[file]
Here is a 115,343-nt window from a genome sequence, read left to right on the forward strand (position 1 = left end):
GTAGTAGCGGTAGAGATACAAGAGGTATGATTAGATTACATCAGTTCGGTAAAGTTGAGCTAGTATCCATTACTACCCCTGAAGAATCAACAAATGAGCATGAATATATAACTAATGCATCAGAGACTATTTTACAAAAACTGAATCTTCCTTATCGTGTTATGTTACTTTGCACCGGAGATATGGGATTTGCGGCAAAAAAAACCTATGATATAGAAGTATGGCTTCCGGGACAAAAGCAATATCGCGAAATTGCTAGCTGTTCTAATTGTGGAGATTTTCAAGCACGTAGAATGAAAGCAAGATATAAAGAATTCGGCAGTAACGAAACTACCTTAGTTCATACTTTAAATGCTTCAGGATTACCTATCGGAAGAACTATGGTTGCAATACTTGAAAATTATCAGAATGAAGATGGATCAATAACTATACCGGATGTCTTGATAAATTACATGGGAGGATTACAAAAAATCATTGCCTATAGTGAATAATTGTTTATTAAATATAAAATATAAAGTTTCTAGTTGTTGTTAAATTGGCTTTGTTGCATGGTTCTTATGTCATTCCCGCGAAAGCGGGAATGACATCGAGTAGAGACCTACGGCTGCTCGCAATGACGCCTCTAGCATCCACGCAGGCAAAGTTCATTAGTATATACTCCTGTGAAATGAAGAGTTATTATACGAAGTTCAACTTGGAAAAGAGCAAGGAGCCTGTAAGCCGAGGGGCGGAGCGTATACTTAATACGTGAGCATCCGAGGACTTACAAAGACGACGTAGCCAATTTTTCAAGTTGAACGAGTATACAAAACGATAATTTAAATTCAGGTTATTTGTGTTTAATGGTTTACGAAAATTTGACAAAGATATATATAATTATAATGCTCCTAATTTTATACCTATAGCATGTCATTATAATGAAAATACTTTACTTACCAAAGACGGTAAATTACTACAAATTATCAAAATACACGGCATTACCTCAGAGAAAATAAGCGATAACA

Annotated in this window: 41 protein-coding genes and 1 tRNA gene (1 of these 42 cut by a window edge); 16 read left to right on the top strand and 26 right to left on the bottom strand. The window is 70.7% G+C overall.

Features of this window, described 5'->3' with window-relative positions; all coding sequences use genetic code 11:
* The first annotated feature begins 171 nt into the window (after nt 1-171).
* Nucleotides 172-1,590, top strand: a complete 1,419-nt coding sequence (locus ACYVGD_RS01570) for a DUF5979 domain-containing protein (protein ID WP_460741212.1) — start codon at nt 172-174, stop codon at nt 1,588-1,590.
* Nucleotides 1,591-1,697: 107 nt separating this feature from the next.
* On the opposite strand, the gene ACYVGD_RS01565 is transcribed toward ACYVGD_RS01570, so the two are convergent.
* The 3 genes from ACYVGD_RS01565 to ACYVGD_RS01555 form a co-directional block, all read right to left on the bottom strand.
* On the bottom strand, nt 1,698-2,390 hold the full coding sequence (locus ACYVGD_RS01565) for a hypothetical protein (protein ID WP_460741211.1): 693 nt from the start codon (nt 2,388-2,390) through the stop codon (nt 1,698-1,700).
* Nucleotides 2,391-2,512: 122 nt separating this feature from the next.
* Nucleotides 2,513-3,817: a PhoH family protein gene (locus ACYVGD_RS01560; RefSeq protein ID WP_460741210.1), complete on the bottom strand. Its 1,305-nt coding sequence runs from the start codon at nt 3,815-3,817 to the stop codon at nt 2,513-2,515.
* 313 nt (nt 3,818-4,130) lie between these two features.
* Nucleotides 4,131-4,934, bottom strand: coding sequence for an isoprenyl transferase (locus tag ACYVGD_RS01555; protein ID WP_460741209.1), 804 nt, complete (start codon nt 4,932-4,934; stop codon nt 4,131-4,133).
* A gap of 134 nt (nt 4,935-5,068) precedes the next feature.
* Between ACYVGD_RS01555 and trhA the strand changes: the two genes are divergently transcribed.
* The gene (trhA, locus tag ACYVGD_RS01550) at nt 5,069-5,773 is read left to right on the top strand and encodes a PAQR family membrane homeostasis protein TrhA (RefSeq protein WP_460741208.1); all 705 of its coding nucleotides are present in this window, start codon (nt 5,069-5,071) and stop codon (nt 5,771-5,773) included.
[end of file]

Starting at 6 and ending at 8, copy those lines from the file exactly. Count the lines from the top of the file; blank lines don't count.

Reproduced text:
* Nucleotides 172-1,590, top strand: a complete 1,419-nt coding sequence (locus ACYVGD_RS01570) for a DUF5979 domain-containing protein (protein ID WP_460741212.1) — start codon at nt 172-174, stop codon at nt 1,588-1,590.
* Nucleotides 1,591-1,697: 107 nt separating this feature from the next.
* On the opposite strand, the gene ACYVGD_RS01565 is transcribed toward ACYVGD_RS01570, so the two are convergent.